Title: Ghost in the Shell: Stand Alone Complex aka Kokaku Kidotai: Stand Alone Complex
Company: Production I.G.
Format: 26 episodes
Dates: 10 Oct 2002 – 25 Mar 2003
Synopsis: In the near future, the margin between the cybernetic and physical world is made obscure as technology has been implemented into the human world far beyond anyone’s expectations. As technology and humanity progress, the number of cyber-crimes has risen immensely. With this, the Section 9 is formed to tackle various missions ranging from cyberterrorism to cyberbrain-hacking.
Plot: Intricate and sometimes plain confusing.
Story: Some episodes are more interesting than others.
Music: Some of Kanno Yoko‘s most popular works of all time.
Following a long hiatus since the 1995 groundbreaking movie Ghost in the Shell(1,2), came Ghost in the Shell: Stand Alone Complex. Kamiyama Kenji took a risk by transforming the overall image of the smash hit and it paid off in spades as this remains as one of the most popular cyberpunk anime in modern times.
To start off, this is a series where aesthetics are done with style and grace. The animation is simply awesome and it improves gradually after every episode. What’s more, the blending of CGI and animation is visually smooth and each character is drawn with delicate consistency. I can dare say that the visual presentation here is among the best of its time.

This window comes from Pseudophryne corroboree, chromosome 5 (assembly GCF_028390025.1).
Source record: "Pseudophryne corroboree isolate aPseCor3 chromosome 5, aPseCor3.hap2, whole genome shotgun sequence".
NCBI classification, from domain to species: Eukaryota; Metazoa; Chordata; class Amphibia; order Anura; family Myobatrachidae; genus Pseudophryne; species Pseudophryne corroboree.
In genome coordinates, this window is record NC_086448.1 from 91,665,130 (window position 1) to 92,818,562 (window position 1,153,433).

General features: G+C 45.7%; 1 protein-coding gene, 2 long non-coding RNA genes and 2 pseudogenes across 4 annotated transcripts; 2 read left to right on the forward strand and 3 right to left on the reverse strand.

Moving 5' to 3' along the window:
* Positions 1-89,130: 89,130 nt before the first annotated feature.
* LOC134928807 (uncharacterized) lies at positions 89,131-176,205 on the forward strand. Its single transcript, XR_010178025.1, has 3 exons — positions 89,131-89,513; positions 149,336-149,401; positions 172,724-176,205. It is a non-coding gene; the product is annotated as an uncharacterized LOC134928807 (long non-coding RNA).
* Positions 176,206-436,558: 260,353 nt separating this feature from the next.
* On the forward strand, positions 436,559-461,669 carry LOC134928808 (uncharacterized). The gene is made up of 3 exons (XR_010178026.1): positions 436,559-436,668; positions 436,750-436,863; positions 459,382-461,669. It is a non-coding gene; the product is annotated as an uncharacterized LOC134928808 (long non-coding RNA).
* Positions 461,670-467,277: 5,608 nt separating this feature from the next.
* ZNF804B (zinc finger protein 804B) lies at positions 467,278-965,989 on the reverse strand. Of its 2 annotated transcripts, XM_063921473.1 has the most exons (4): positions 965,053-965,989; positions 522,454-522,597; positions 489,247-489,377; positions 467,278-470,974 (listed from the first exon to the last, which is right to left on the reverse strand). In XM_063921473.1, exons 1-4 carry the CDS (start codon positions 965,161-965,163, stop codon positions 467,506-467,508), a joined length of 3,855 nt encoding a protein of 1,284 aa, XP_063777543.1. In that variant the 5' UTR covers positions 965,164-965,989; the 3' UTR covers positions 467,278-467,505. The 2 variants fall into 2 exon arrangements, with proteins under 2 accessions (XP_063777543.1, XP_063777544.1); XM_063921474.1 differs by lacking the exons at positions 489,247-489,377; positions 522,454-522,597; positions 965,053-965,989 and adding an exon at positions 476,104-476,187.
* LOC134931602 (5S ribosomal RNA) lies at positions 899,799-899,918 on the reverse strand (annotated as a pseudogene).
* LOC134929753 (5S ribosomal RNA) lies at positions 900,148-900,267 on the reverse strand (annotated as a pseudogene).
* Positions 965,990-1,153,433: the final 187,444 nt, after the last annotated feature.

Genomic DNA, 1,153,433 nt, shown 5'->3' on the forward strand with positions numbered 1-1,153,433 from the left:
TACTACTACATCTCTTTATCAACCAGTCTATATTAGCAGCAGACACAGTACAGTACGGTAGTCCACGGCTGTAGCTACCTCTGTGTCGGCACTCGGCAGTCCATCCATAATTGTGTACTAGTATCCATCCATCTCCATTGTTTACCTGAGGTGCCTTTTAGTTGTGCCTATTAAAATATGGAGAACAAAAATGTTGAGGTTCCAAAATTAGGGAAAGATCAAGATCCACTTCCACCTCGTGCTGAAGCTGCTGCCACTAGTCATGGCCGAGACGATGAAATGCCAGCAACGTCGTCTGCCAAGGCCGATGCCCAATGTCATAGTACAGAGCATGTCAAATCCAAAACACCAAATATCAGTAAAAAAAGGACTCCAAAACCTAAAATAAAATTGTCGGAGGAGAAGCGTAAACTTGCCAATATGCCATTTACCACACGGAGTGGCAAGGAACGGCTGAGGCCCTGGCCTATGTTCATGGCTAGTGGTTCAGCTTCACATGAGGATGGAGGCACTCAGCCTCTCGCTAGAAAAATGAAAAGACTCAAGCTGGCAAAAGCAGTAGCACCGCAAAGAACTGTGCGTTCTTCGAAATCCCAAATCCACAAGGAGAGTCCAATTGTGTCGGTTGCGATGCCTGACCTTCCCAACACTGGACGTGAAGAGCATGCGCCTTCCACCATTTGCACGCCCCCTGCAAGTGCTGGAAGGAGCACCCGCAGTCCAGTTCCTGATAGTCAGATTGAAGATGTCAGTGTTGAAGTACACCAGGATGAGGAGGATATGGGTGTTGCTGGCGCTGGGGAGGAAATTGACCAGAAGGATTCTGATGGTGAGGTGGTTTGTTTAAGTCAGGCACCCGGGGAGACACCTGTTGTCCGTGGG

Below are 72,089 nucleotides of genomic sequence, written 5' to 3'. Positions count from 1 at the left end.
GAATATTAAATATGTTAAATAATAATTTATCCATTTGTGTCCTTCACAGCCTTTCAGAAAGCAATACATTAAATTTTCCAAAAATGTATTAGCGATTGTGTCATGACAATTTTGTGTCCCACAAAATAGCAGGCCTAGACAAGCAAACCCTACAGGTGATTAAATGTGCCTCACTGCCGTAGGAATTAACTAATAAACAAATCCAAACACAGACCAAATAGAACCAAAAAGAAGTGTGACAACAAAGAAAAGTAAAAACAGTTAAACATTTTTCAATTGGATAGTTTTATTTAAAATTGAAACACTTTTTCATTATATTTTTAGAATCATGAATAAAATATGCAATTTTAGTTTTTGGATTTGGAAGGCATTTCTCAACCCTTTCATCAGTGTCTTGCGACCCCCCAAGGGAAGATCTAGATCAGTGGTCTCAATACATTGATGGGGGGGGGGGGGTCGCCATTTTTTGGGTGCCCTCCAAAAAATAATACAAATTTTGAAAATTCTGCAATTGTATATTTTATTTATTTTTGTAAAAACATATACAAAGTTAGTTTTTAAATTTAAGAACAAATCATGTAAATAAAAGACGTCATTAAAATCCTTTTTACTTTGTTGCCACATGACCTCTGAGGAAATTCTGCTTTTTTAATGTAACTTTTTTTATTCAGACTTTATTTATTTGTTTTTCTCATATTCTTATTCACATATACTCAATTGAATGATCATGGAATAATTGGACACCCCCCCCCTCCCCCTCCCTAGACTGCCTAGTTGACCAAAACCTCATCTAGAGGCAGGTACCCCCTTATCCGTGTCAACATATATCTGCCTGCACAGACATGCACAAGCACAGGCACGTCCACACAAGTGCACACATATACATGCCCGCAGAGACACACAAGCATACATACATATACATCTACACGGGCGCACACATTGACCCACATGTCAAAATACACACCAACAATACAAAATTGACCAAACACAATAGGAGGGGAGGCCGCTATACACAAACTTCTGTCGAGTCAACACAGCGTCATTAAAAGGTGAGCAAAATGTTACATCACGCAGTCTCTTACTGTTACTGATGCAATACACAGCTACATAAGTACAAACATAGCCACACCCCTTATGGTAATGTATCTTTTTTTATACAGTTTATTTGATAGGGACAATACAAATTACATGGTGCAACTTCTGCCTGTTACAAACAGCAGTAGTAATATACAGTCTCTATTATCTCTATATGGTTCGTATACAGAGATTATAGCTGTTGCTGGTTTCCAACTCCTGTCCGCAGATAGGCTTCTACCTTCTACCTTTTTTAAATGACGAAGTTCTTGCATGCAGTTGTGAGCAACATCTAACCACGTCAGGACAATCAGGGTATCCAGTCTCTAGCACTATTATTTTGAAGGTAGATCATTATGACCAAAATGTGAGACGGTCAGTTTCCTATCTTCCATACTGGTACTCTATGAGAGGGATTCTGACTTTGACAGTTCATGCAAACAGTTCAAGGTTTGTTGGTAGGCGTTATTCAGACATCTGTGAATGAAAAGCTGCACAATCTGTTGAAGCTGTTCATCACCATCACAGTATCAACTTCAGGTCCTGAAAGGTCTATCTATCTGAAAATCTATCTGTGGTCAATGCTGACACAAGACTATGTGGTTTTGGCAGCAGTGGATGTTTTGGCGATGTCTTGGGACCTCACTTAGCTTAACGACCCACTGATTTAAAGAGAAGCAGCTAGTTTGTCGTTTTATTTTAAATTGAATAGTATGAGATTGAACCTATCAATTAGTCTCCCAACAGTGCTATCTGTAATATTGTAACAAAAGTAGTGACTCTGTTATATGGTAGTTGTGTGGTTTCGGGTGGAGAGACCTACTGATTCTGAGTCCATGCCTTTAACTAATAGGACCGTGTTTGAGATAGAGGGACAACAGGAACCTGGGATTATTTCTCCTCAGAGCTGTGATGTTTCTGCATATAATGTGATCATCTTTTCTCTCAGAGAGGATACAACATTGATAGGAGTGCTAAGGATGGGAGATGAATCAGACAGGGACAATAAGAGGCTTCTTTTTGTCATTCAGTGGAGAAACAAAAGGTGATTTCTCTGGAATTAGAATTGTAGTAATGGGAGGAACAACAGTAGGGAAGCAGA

The plot is, to a certain extent, both intriguing and complex (no pun intended). Kamiyama Kenji did something exceptional by incorporating adaptations of popular novels into the series, such as Flowers of Algernon, the Nine Stories and most importantly, The Catcher In The Rye, which plays an immense role in the Complex episodes. Unfortunately though, the series is heavily based on technological analogies and jargons which may bewilder certain viewers. My only advice to viewers is to pay close attention to the show, or else you will find yourself stuck in a world full of technological and philosophical babble. Furthermore, while some episodes are down-right gripping, I found others to be not as riveting, particularly many of those not concerning the Laughing Man case.
The cast is both good and bad at the same time. Each member has their own set of attributes, which helps in diversifying the section, but what made them that way was not explored. What is left is a group of elite anti-terrorists with mysterious backgrounds, apart from Kusanagi Motoko herself.
You can bet that the music is in safe hands whenever Kanno Yoko is at the helm. Her illustrious work in GITS:SAC shows why she is considered one of the most prolific composers in the anime industry after introducing hits such as the unforgettable “Inner Universe”, brilliantly sung by Origa.
GITS:SAC will eventually force you to imagine what the future will generally be like when technology is pushed beyond limitations. Brimming with adrenaline-pumping action and intelligent criminal minds, this series is something worthy of at least a try. The only thing you won’t expect to see here is emotional pathos. If you’re looking for pure action, look no further – Ghost in the Shell: Stand Alone Complex has got it all covered.
The Rating: 7
Reviewed by: AC